There is a most wonderful book everyone interested in piano (or in pianists or in Arrau) should read:

Joseph Horowitz - "Arrau on Music and Performance" (Dover)

In it Arrau reminisces about his apprenticeship with Martin Krause who had been a student of Liszt. Arrau studied with Krause in Berlin for five years (from ages 12 - 17).

He tells that in those days it was not unusual to practise for 10 hours a day. But as you read things get more and more interesting.

First, he discloses that he had lessons everyday with Krause, and that the lessons usually lasted for two hours, sometimes more.

Then he says an even more interesting thing. Krause had several daughters, all of which were piano teachers in their own right. So, as he practised in whatever piano was free in the house before and after his lessons with Krause, one of the daughters would come in, listen for a while, and if necessary, correct him, and move on.

So during his formative years, Arrau was never left alone. This means that he was not given the opportunity to develop bad habits. Ever.

Now take the usual piano student who sees the teacher for 1/2 hour per week and then is left to his own devices for a full week. Just figure out how many bad habits can crop in during a whole week.

Just some food for thought. Wink

Best wishes,
Bernhard.
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betricia
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« Reply #13 on: January 29, 2005, 01:04:07 PM »

Thanks Bernhard
However your last post has given me indigestion.  what hope have we beginners with our half hour a week??  what are the worst habits or are there no such things.  Are all bad habits bad?  How can I know if I am making them?  My teacher has just had a baby and I have not seen her since early December so my bad habits may be spiralling out of control.  I am reading this forum for help and advice and it is great.  sometimes I think I am taking part in displacement activity though.  I should be practising not reading.
Thanks for your input though.
Patricia
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berrt
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« Reply #14 on: January 29, 2005, 01:24:59 PM »

Now take the usual piano student who sees the teacher for 1/2 hour per week and then is left to his own devices for a full week. Just figure out how many bad habits can crop in during a whole week.

My lesson is 60 minutes/week - so im 100% better off  Cheesy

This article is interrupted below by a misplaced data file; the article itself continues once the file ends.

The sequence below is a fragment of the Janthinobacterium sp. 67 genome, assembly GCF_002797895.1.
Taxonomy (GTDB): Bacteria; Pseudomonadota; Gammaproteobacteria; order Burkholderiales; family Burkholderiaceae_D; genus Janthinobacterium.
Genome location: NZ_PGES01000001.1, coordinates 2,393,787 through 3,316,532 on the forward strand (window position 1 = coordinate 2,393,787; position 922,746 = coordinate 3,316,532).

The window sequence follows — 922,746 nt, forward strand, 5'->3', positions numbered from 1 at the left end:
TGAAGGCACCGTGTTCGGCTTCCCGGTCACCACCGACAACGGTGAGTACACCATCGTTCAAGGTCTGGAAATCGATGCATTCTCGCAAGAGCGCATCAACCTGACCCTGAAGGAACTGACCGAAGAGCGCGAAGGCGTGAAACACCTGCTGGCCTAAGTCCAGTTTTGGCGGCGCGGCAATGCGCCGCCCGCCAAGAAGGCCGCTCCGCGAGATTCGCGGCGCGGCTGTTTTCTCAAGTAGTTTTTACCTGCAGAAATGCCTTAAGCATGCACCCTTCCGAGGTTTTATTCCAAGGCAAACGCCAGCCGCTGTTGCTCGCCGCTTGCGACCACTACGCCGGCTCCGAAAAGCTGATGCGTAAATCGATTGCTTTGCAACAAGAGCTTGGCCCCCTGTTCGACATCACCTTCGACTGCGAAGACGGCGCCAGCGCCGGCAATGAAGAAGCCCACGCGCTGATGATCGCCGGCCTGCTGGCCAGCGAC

Bye Berrt
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mound
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« Reply #15 on: January 29, 2005, 05:38:14 PM »

Thanks Bernhard
However your last post has given me indigestion.  what hope have we beginners with our half hour a week??  what are the worst habits or are there no such things.  Are all bad habits bad?  How can I know if I am making them?

Hi Patricia - You might be interested in this book:

The Practice Revolution : Getting great results from the six days between lessons

-Paul
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betricia
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« Reply #16 on: January 29, 2005, 06:04:37 PM »

Thanks Paul
I will try and get it. 
Patricia
 Cheesy
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will
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« Reply #17 on: January 30, 2005, 08:32:41 AM »

My lesson is 60 minutes/week - so im 100% better off  Cheesy

Perhaps not 100% better off. Having two 30 minute lessons a week may be more beneficial than one 60 min lesson. This way the teacher is able to monitor your progress more often. Getting rid of bad habits formed by three or four days incorrect practice is a lot easier than ridding bad habits formed by incorrect practice for a week.
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jlh
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« Reply #18 on: January 31, 2005, 06:09:14 AM »

Thanks Bernhard
However your last post has given me indigestion.  what hope have we beginners with our half hour a week??  what are the worst habits or are there no such things.  Are all bad habits bad?  How can I know if I am making them?